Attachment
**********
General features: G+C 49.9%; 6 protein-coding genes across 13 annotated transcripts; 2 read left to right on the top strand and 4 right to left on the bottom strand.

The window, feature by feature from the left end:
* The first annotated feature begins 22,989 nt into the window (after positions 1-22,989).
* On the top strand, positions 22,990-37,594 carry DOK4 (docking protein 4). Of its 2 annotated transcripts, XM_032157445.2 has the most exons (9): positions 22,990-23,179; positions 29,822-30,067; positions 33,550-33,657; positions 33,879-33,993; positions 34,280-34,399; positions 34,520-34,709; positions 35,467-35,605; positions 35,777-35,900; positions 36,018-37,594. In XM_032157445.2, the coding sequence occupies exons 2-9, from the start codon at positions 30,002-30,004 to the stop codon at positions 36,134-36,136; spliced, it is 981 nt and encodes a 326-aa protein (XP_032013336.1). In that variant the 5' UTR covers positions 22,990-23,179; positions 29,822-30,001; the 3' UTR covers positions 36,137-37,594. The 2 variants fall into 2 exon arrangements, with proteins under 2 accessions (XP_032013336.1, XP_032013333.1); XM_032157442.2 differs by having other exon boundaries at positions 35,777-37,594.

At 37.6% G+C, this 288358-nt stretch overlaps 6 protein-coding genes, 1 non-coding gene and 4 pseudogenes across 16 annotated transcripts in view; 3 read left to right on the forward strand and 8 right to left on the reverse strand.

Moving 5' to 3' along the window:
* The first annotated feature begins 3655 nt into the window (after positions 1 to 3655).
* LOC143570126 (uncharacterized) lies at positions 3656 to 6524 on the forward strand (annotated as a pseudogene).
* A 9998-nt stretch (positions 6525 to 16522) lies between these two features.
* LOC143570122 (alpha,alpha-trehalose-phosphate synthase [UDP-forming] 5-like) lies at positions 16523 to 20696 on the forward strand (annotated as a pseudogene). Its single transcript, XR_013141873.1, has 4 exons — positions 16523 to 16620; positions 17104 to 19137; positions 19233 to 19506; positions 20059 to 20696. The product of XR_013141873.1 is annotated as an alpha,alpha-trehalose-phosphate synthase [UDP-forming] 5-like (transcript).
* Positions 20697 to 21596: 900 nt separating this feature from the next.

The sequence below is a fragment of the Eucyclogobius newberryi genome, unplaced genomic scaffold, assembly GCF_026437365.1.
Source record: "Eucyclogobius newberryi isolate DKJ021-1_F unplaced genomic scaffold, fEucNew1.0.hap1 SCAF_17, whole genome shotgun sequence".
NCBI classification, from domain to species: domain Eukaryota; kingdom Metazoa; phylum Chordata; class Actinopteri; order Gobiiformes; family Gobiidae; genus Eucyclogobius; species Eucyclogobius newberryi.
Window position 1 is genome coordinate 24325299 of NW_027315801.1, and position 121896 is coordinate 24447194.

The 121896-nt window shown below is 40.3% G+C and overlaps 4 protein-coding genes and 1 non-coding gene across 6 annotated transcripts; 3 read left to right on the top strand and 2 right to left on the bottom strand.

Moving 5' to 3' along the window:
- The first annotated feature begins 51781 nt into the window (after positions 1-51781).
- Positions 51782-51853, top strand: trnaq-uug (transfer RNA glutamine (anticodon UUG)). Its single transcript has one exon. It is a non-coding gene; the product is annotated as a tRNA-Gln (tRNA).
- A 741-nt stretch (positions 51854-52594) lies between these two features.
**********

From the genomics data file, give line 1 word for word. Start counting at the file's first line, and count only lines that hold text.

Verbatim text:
General features: G+C 49.9%; 6 protein-coding genes across 13 annotated transcripts; 2 read left to right on the top strand and 4 right to left on the bottom strand.